On this International Day for Mine Action Awareness and Victim Assistance, we should reflect on what awaits the refugees and IDPs who dream of return and contemplate taking matters of survival into their own hands. As with the migrants heading north to Europe by sea, the ‘choice’ to return will be fraught with the danger in the very landscapes they cherish most. To put this in perspective, in the case of Syria, the level of explosive hazardous contamination posed by landmines and unexploded ordnances is staggering.   In 2018 OCHA reported that there was an explosive incident inside the borders of Syria every 10 minutes and over 8 million Syrians are at risk.  In Ukraine, there has been an uptick in incidents as displacees informally return to farm in the 50-km wide zone-of-conflict separating the two-warring sides.   As we are reminded in the case of Bosnia and Herzegovina, the legacy of conflict can take decades to over-come and despite the on-going efforts of UNDP and the international community, over 2 percent of its territory remains blocked from full productive use.

There has been significant international attention on understanding the local drivers of out migration (i.e.: conflict, natural disasters, poverty, governance, etc.), but less attention has been placed on the challenges of voluntary return; the most desirable durable solution as captured in the Secretary General’s 2011 Framework on ‘Ending Displacement After Conflict’.  Through a mine action-migration lens, the protracted nature of conflict we are witnessing today has exposed millions of people to risk and vulnerability that are both immediate in terms of the physical dangers posed by mines and unexploded ordnance, and long-term in relation to achieving the 2030 Agenda which notes the need to provide ‘safe, orderly, and regular migration with full respect of human rights’ as one of its cornerstones.   

In over 15 countries UNDP supports mine action so that local communities can (re)build after conflict and put their communities back onto the road to development.  Without the safe spaces created in mine-affected communities, launching emergency job programmes, local area development initiatives, reconstruction of damaged infrastructure, implementation of repatriation plans, and rebuilding trust and the social contract would not be possible.  I believe we can learn from Warsan Shire’s poem and work towards making life safer on water and land.

About the author
Olaf Juergensenis
 a development and mine action specialist with the UNDP Istanbul Regional Hub. Follow him on Twitter: @OlafJuergensen

On this International Day for Mine Action Awareness and Victim Assistance, we should reflect on what awaits the refugees and IDPs who dream of return and contemplate taking matters of survival into their own hands. As with the migrants heading north to Europe by sea, the ‘choice’ to return will be fraught with the danger in the very landscapes they cherish most. To put this in perspective, in the case of Syria, the level of explosive hazardous contamination posed by landmines and unexploded ordnances is staggering.   In 2018 OCHA reported that there was an explosive incident inside the borders of Syria every 10 minutes and over 8 million Syrians are at risk.  In Ukraine, there has been an uptick in incidents as displacees informally return to farm in the 50-km wide zone-of-conflict separating the two-warring sides.   As we are reminded in the case of Bosnia and Herzegovina, the legacy of conflict can take decades to over-come and despite the on-going efforts of UNDP and the international community, over 2 percent of its territory remains blocked from full productive use.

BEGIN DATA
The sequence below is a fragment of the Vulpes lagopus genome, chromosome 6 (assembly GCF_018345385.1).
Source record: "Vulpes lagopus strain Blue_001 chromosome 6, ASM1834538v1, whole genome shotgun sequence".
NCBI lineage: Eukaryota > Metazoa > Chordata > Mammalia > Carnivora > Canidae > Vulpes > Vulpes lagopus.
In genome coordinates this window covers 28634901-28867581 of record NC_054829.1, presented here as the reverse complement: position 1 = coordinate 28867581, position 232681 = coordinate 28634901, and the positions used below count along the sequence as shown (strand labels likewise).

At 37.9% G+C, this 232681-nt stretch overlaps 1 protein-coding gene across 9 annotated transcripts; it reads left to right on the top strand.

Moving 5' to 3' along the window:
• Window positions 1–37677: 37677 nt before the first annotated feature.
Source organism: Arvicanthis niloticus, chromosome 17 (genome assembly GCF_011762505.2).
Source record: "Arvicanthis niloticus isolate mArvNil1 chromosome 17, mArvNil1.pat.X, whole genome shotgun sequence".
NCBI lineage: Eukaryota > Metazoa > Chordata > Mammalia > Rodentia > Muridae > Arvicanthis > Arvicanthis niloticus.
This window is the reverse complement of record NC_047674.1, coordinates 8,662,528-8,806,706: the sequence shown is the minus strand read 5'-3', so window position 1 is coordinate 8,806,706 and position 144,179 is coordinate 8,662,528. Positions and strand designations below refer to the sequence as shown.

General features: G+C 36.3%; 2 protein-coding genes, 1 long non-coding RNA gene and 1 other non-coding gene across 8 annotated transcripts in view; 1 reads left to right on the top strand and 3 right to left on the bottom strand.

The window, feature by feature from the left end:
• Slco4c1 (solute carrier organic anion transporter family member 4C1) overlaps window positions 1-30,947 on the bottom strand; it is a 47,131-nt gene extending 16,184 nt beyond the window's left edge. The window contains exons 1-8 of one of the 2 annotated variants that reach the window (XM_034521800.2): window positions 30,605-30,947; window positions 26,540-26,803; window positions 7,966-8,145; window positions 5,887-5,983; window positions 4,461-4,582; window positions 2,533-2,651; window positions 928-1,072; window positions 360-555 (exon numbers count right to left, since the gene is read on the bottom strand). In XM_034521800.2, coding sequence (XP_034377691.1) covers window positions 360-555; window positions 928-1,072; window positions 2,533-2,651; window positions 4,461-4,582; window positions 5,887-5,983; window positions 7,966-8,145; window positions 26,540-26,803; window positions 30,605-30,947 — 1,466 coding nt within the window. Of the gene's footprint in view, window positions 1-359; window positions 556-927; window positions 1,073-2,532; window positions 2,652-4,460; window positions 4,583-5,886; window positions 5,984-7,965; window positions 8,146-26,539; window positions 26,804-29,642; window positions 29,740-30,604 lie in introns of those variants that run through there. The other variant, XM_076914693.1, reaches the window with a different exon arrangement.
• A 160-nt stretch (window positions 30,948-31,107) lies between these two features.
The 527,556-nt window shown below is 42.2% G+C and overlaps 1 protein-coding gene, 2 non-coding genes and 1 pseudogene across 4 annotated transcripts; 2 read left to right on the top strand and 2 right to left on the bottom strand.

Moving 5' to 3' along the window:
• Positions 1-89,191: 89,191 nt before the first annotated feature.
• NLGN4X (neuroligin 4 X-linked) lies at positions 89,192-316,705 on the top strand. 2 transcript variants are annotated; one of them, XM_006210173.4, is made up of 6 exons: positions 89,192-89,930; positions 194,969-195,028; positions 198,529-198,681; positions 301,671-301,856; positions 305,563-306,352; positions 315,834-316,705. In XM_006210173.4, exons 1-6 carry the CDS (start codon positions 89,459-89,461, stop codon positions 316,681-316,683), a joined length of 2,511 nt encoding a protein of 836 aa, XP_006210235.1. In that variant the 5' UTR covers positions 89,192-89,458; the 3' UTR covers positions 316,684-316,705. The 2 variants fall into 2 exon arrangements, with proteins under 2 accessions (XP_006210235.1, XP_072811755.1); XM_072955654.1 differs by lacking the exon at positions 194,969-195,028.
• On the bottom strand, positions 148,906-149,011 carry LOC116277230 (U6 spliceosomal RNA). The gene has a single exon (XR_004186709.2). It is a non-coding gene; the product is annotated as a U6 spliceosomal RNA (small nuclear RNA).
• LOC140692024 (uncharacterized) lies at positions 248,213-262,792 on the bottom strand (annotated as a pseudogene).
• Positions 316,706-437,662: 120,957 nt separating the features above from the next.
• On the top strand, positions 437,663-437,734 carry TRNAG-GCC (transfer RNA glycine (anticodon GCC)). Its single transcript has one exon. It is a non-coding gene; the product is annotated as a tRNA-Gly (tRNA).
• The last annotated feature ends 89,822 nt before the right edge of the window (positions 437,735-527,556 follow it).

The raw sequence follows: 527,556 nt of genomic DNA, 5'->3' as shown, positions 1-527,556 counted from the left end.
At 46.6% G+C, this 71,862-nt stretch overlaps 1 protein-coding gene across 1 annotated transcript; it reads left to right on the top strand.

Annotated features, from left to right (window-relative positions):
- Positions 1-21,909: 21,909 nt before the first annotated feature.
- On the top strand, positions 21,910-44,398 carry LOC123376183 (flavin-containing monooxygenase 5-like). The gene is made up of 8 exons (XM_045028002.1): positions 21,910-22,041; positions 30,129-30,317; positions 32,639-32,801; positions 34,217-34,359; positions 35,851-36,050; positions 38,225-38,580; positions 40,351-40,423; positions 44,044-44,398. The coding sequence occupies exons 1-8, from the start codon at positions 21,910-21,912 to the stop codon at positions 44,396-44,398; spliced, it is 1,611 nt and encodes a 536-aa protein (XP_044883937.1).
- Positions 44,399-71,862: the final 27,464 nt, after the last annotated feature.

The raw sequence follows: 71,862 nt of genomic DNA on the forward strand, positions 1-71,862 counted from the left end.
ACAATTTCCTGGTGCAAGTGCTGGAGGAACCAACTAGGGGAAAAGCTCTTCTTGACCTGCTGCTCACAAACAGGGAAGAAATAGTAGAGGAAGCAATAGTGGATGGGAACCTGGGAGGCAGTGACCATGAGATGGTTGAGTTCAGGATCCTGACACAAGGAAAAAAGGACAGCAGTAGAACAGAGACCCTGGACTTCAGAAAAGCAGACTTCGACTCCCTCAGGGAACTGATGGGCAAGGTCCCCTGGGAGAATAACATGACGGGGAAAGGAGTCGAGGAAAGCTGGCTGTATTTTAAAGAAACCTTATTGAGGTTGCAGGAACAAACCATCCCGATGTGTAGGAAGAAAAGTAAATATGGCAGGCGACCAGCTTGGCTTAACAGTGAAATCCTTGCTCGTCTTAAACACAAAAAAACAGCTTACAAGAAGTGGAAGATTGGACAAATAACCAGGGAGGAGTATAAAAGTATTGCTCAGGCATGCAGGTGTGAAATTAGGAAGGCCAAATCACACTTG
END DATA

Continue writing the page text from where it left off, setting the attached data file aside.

There has been significant international attention on understanding the local drivers of out migration (i.e.: conflict, natural disasters, poverty, governance, etc.), but less attention has been placed on the challenges of voluntary return; the most desirable durable solution as captured in the Secretary General’s 2011 Framework on ‘Ending Displacement After Conflict’.  Through a mine action-migration lens, the protracted nature of conflict we are witnessing today has exposed millions of people to risk and vulnerability that are both immediate in terms of the physical dangers posed by mines and unexploded ordnance, and long-term in relation to achieving the 2030 Agenda which notes the need to provide ‘safe, orderly, and regular migration with full respect of human rights’ as one of its cornerstones.   

In over 15 countries UNDP supports mine action so that local communities can (re)build after conflict and put their communities back onto the road to development.  Without the safe spaces created in mine-affected communities, launching emergency job programmes, local area development initiatives, reconstruction of damaged infrastructure, implementation of repatriation plans, and rebuilding trust and the social contract would not be possible.  I believe we can learn from Warsan Shire’s poem and work towards making life safer on water and land.

About the author
Olaf Juergensenis
 a development and mine action specialist with the UNDP Istanbul Regional Hub. Follow him on Twitter: @OlafJuergensen